Reflection for Sunday – February 13, 2022

Readings: Jeremiah 17: 5-8; 1 Corinthians 15: 12, 16-20; Luke 6: 17, 20-26 
Preacher: Deni Mack

My mother’s father, John Monaghan, at age fourteen, promised his father on his deathbed, to educate his sisters. He was a blessing to his poor family as he worked to support them.  No longer poor, his sisters Kate and Mary blessed hundreds of New York City students. 

My father’s father’s parents came from the Ukraine to escape the pogroms. One of their sons married my mother in 1932 after he changed his name from Weinfeld to Winfield to escape the anti-Semitism they found prevalent right here in the USA.

Think about your ancestry: our ancestors were immigrants or indigenous people or enslaved workers. Yet many of them blessed their families as they worked along with God.  The kingdom of God was and is at hand. 

As I prayed with today’s scriptures I kept thinking of Haitian immigrants being deported. My stomach turned. My eyes filled with tears. I remembered the filmmaker and author, a modern day St. Francis, Gerry Straub telling a big crowd in our parish of his conversion to love the poor.  He had been in on the ground floor of the television industry.  After producing what he called “mindless drivel” for “too many years” he left in despair.

Later, while on a film assignment in Assisi, he stopped into a church to simply rest his weary bones.  What next occurred in that holy place lifted his woes to blessings.  Gerry’s heart opened to want to spend the rest of his life addressing the needs of poor people.  Gerry epitomizes today’s Gospel.  He, who had been rich, received no consolation until he began filming with God’s compassion. He who had been filled with what he calls “garbage” was unsatisfied until he began writing with God’s compassion.  He who had been honored, awarded and well paid was hungry for meaning.  He found more than meaning as he fell in love with people in Haiti. He founded and directs a school for orphans in Haiti.

Gerry Straub has filmed people he loves in some of the poorest places on earth.  When climate catastrophe or war destroy crops and homes, or lawless groups rape and murder, people run for safety.  Jesus saying, “Welcome the stranger” (Mathew 25:31-46), resonates as we welcome people fleeing the most oppressive and inhumane conditions. We become a blessing as we face what we fear with faith. We heard today the weeping prophet Jeremiah pray, “Blessed is the one who trusts in the Lord.” He said that in a time of great fear. He sensed his people were about to be invaded and exiled.  We are Jesus’ hands on earth; we live out his promise as we extend our hand in welcome.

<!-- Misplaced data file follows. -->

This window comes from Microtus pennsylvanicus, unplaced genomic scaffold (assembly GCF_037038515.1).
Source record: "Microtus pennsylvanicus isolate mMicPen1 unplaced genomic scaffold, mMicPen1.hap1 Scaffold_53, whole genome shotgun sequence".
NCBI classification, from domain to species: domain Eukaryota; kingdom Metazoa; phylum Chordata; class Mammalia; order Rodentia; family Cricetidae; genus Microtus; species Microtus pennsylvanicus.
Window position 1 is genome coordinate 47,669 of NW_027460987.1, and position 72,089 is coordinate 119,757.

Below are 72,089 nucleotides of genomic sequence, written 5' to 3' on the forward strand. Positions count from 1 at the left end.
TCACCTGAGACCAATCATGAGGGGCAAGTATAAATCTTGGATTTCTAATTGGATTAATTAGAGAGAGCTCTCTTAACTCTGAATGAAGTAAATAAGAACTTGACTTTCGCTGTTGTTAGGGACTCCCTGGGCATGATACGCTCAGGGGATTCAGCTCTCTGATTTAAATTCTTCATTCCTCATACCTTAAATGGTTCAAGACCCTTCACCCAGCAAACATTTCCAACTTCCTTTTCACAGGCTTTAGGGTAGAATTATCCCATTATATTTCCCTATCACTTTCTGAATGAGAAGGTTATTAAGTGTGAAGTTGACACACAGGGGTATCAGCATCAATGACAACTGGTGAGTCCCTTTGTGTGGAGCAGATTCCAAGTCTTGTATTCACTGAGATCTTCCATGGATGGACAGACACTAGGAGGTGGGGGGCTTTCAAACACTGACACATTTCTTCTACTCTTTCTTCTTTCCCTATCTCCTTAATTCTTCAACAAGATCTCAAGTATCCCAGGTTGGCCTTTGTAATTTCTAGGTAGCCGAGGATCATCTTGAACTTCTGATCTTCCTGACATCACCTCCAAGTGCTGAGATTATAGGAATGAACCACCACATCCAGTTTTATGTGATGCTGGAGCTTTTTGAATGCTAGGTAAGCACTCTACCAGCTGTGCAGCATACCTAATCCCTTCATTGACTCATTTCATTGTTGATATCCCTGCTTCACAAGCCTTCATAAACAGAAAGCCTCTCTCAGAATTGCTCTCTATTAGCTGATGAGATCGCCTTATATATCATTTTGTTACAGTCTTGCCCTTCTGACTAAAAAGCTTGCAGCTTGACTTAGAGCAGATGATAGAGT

My grandchildren and their friends are energetic; they try to make a positive difference; they want to make this a more just world.  Some are in graduate program internships doing intense work shared by classmates with that can-do, eager-to-learn and eager-to-serve attitude.

They address humanity’s needs with their specialized expertise.  Imagine them helping at the border.  Imagine seminaries and graduate schools training and supervising interns to help address the worst humanitarian crisis in history. They could transform detention centers into places of welcome or reunite families and locate relatives and sponsors. Jesus says, blessed are the poor, the hungry, those who are weeping. Families trying to cross to safety through the roiling waters of the Mediterranean or the Rio Grand need a blessed hand of help.   We are Jesus’ hands on earth.  St Teresa of Avila is among the saints who knew Jesus has no hands on earth but ours. Since it is up to us to be Christ’s hands, we extend a hand. 

At a local college’s student retreat I met a graduate student who volunteers at Mary’s Place Refugee Outreach where another local graduate program provides health screening and a School of Pharmacy sends students to work in clinics and to distribute food.  Many former Jesuit Volunteer Corps workers owe their blessed lives of service to their corps experience.  An Americorps volunteer trained Assumption’s Refugee Resettlement team through Catholic Family Center.  Our parish sponsors a family from Eritrea who needs safe affordable housing by May 31. If you have a lead on fair housing please let me know.

It is a blessing to address real woes.   We are baptized, confirmed and fed to be a blessing.

Denise Mack
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